I’ll say here what I always say: I believe that the government should stay out of people’s bedrooms. I believe that gay people should be free from discrimination, harassment, violence, etc. I believe that the heart loves where it will. But let’s get real here: These loony-toonz aren’t about gay rights.  They are about using the gay agenda as a wedge issue to destroy America as a free-market, individual-centered society, and to replace it with a hard-core centralized government and a socialized economy. I wonder if these “idealists” have any inkling that, when/if they’ve finally achieved their agenda they’ll meet the same fate that leading-edge revolutionaries always experience, whether in 18th Century France, or Russia, or China:  The new statist government identifies them as troublemakers and kills them first.


My sister lives in Oregon, a state that has as its primary goal the creation of happiness. We’ve talked before about the fact that a state can impose “happiness” only if it first has the right to define “happiness.”  The reality, is that there’s only a slender likelihood that the state bureaucrat’s idea of what constitutes “happiness” is the same as your idea.  Moreover, if not everyone is happy — and no one can ever be — the situation is ripe for constant revolution. Still, Oregon tries. The libertarians on the Eastern side are constantly besieged by the statists on the Western, coastal side, who have turned Oregon into one of the most heavily regulated, and least economically successful, states in America. (For more on happiness, at a deep, philosophical level, rather than at a pop-culture, “everything is free” level, check out Happiness Is a Serious Problem: A Human Nature Repair Manual.)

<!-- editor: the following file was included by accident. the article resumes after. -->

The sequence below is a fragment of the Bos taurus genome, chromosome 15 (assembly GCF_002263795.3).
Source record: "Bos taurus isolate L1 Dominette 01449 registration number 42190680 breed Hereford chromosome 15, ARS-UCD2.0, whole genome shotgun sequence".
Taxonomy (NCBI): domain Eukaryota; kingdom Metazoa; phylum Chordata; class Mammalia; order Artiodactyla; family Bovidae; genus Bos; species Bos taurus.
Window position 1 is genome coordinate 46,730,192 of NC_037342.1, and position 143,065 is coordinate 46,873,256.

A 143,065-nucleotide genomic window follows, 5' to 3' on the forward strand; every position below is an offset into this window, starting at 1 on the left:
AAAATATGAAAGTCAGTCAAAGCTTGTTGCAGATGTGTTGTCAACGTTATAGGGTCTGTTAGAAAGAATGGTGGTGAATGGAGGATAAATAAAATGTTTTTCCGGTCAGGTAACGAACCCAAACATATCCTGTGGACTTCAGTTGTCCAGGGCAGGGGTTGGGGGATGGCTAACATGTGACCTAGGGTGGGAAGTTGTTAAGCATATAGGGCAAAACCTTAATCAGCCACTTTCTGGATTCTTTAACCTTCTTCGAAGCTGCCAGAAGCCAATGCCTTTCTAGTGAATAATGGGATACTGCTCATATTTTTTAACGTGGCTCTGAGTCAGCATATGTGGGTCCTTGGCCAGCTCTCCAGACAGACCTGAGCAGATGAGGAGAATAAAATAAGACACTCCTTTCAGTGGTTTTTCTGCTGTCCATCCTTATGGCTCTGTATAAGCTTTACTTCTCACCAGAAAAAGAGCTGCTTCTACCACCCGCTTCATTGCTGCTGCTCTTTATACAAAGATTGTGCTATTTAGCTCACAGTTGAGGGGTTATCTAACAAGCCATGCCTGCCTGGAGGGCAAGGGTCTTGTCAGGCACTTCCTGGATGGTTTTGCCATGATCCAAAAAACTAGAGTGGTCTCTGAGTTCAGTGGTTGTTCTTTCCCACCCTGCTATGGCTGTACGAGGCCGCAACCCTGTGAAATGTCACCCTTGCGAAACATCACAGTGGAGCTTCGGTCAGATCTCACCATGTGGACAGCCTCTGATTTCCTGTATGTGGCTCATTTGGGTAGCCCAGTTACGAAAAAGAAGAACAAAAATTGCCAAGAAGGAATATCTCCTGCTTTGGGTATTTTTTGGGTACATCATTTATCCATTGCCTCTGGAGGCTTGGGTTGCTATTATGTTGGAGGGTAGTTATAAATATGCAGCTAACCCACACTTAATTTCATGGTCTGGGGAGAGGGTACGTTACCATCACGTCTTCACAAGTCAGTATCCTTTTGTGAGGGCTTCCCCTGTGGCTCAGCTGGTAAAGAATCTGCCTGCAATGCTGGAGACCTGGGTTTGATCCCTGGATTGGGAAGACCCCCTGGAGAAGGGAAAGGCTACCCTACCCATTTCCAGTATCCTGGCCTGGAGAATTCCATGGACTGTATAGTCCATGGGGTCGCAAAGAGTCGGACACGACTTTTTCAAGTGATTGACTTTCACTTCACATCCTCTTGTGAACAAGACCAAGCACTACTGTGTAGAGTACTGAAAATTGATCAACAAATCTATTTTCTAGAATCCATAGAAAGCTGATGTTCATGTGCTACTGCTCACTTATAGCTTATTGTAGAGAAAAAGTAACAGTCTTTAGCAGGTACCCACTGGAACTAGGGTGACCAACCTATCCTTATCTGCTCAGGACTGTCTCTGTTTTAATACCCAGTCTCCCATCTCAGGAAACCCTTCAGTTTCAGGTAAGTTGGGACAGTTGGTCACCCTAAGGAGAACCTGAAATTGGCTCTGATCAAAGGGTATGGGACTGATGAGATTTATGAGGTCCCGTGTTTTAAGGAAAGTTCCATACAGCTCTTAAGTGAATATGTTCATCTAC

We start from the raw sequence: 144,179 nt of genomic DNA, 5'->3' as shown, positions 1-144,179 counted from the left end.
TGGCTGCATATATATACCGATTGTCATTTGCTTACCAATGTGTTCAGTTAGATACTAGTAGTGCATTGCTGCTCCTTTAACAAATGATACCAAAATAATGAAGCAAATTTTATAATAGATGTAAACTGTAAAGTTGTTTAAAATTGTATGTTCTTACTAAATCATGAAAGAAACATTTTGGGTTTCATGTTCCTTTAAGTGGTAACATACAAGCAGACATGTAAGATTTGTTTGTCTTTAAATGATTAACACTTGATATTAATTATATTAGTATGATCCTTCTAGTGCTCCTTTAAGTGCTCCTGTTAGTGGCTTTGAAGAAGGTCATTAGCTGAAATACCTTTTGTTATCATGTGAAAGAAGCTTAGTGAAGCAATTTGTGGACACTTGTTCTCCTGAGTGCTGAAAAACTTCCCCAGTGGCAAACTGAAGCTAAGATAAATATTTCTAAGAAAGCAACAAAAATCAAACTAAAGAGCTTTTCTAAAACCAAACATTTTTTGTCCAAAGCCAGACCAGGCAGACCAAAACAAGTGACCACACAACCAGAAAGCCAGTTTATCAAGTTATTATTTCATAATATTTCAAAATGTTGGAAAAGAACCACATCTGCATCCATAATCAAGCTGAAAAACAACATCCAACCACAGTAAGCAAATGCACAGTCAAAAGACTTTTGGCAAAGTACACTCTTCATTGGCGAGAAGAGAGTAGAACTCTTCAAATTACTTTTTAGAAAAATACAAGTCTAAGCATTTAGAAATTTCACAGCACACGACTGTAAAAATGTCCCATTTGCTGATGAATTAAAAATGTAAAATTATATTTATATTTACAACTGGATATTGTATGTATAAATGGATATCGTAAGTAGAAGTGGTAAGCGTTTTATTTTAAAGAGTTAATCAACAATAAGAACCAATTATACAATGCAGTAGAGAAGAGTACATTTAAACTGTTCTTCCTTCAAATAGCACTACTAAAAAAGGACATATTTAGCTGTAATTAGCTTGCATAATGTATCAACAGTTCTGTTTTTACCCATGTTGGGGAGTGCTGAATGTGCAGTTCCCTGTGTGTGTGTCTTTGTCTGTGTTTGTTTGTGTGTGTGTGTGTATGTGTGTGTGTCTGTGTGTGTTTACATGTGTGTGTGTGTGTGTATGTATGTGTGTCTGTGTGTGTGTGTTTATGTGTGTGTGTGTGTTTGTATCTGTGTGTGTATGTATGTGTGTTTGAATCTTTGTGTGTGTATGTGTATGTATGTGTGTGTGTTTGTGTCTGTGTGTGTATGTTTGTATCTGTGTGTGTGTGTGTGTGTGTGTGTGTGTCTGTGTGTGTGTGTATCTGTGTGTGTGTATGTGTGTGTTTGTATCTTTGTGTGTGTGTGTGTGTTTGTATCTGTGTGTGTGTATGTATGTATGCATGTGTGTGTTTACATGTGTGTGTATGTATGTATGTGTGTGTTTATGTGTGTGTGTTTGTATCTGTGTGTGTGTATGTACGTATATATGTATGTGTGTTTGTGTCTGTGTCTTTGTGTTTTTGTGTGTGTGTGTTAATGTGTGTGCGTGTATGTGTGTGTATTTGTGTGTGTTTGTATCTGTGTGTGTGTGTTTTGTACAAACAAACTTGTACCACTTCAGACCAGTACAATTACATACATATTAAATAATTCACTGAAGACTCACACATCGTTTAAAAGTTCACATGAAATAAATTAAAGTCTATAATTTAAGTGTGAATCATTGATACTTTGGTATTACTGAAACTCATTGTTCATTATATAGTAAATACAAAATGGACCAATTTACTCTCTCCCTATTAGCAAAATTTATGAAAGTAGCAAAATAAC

And finally, knowledge that I gleaned in my youth catches up with the present. I’ve written before about my years at Berkeley, when I socialized with ultra-Leftist professors who lived in lavish houses in the Berkeley hillside, all of which seemed to be tended by Hispanic maids and Japanese gardeners. These effete, armchair revolutionaries enjoyed their Marxism because they lived on the straining back of the servant class.

That was a long time ago, but one modern-day Leftist has finally admitted that, yes, needing servants is precisely why the Leftist idle rich are so gung-ho about illegal immigrants:

As a friend of mine said after watching that, “If a conservative of any stripe were to insinuate undocumented workers were all gardeners, landscapers, and hotel workers the race card would have been played before he could even finish the sentence.”

Random thoughts from the road *Corrected*

Mr. Bookworm has kept a death grip on the computer, and this is my first chance at it in a couple of days.  I’ve had a few travel related thoughts percolating in that time, so I’ll jot them down here in quite random order.